Carleen Taylor is wife, mom, caregiver, and young onset colorectal cancer advocate from Columbus, Ohio, whose son was diagnosed with colorectal cancer when he was 22 years-old. She shares Connor’s story and what young-onset colorectal cancer advocacy means to her:
I have been an advocate for colorectal cancer awareness since 2004 when I started a 5K called Race for Hope to bring hope to my friend who was battling colorectal cancer. I promised her I would help her spread awareness about colorectal cancer in people under 50. Sadly, she died three weeks before the first race at the age of 45 leaving behind four young boys the same ages as my four boys. My heart broke for her and I have continued hosting the Race for Hope each year since. I have had several people tell me that the Race for Hope race saved them or a family member.
Then the unimaginable happened to us: our 23-year-old son passed away from colorectal cancer on September 2, 2016, just 7 months after being diagnosed and 13 months after a misdiagnosis that delayed his treatment.
Our lives are forever altered. This cancer has to be stopped so that more families do not suffer.
It is imperative that this information reaches the now vulnerable population of 20- and 30-year-olds. In September of 20l6, Connor was planning to start his masters in public health because he wanted to help people and he wanted to make a difference…. Instead, we buried him, which is something no parent should ever have to do.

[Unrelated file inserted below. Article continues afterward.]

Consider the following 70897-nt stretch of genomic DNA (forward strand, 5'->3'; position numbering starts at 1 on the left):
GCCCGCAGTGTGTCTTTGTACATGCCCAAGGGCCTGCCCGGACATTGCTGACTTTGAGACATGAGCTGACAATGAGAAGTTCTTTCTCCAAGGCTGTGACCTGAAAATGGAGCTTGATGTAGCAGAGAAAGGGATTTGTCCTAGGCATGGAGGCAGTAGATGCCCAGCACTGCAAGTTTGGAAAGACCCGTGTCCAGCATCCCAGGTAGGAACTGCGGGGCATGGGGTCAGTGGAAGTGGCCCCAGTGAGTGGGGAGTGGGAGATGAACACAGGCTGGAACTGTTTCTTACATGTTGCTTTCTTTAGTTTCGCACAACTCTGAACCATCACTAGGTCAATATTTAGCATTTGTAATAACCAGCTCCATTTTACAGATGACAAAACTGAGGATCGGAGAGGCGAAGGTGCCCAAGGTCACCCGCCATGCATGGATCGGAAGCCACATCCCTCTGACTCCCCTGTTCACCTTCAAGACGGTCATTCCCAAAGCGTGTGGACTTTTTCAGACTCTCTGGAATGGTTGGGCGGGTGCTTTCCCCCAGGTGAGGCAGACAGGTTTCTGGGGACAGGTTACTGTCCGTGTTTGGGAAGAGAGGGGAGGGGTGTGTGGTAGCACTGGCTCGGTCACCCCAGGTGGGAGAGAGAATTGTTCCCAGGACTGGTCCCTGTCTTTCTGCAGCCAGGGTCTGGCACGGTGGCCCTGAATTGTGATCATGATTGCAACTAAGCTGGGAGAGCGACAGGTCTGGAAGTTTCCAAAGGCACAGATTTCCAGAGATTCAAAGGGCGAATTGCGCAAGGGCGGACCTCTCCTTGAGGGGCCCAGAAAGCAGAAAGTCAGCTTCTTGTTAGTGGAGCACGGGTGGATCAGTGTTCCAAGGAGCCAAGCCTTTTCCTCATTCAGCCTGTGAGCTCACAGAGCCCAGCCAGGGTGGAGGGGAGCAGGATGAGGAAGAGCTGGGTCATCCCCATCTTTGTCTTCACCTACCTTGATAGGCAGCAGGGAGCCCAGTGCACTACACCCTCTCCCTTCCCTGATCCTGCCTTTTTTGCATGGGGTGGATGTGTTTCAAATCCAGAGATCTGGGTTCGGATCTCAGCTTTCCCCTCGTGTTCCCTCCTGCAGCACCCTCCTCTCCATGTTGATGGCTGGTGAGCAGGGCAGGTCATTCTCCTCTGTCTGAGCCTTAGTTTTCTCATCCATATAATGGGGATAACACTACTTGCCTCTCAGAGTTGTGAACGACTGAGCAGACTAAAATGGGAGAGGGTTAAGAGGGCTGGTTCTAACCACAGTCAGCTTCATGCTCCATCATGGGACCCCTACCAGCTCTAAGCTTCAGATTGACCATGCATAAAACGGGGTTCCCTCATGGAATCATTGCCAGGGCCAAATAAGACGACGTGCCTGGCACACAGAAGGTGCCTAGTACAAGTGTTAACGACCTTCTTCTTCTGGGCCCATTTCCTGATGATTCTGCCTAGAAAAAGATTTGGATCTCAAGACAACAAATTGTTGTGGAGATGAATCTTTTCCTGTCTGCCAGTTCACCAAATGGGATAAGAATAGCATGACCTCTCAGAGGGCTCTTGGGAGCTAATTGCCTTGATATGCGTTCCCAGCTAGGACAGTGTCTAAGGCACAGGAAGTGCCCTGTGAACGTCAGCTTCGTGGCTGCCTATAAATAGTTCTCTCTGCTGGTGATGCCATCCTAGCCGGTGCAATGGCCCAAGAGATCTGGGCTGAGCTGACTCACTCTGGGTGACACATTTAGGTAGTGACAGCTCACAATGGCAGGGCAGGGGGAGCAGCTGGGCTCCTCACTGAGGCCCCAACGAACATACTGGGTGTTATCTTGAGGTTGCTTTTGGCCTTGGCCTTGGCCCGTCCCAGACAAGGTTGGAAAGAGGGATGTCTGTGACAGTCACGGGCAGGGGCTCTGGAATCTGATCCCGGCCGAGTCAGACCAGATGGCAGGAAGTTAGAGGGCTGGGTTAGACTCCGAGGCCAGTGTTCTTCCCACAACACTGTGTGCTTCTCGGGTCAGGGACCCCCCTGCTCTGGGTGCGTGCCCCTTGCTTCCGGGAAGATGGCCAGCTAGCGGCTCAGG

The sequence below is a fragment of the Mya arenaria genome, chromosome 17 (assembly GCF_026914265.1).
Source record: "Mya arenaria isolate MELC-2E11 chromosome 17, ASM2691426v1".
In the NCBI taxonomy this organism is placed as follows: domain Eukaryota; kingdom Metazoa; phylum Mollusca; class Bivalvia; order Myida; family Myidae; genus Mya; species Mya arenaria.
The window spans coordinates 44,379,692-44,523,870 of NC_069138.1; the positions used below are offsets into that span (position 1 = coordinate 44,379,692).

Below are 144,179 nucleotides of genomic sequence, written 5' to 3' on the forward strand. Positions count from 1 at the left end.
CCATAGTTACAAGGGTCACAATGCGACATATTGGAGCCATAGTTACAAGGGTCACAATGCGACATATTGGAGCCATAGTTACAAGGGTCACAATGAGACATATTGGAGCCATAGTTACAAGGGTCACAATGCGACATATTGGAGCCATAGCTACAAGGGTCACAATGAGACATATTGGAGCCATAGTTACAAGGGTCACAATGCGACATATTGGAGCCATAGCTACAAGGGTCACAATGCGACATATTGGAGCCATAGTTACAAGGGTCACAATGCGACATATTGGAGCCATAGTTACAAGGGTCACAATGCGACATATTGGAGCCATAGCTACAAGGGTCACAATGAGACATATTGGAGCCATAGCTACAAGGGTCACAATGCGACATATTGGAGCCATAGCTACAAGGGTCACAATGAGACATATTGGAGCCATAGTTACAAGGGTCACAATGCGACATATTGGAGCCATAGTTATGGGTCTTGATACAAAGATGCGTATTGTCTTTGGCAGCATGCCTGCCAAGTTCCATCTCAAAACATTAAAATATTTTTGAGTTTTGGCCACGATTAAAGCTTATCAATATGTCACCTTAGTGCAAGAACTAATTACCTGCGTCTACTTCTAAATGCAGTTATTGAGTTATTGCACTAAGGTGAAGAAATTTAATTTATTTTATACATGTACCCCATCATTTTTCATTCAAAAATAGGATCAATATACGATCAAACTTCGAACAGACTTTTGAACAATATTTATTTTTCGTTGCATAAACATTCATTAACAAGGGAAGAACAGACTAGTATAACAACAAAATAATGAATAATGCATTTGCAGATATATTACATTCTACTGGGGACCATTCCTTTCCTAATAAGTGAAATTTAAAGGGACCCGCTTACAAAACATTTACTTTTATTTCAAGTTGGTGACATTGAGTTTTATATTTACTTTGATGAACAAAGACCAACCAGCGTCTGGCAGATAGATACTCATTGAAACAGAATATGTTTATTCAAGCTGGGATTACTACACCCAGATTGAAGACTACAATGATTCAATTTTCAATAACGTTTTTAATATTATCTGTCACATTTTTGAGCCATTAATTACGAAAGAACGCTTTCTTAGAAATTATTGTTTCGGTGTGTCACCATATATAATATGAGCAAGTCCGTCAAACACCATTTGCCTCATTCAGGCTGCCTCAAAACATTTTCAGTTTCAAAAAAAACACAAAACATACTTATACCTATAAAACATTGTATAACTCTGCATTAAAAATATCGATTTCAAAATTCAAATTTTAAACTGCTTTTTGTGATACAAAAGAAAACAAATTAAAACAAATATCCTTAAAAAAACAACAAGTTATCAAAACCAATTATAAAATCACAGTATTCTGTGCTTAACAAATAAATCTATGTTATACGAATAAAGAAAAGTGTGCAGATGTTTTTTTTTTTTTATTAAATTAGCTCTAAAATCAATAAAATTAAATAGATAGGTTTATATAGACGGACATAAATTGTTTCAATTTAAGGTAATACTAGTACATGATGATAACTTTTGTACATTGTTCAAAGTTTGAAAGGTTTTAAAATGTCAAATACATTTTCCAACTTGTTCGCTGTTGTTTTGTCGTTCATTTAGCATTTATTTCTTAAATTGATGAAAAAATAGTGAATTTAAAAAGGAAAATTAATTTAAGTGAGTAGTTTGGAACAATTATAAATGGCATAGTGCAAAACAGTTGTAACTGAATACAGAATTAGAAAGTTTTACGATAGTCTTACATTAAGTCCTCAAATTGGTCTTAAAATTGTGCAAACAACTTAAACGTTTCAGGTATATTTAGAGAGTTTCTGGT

Since Connor’s misdiagnosis, I have been involved in young-onset colorectal cancer advocacy but sadly, there is so much more that needs to be done. The United State Preventive Services Task Force still recommends screening at 50, and many healthcare professionals and state cancer plans still follow those recommendations. And even though The American Cancer Society changed its recommendation to 45 years old many insurance companies will not cover a screening colonoscopy until 50.
It is very frustrating seeing these young kids suffering and dying and knowing that the provider thought “this person is too young for colorectal cancer so it must be something else.” Last year at a break-out session for the Early Age Onset Colorectal Cancer Summit a doctor told me that “when a college kid comes into my office complaining of stomach pains and constipation I tell them to eat more vegetables, get more fiber, and stop drinking so much.” I looked at her and said, “then you would have been like the doctor that misdiagnosed my son and now he is dead.”
I will continue Connor’s legacy to help others and to make a difference in his honor. Connor wanted to make a difference in the world – as part of his personal statement for his admission to grad school he wrote “I have wondered if I would ever make a difference in the world.” By sharing his story, I hope to spread awareness for this disease and continue his desire to help others.
Connor gives me the strength to continue, and with his fighting spirit I will continue fighting to save others and take action against colorectal cancer.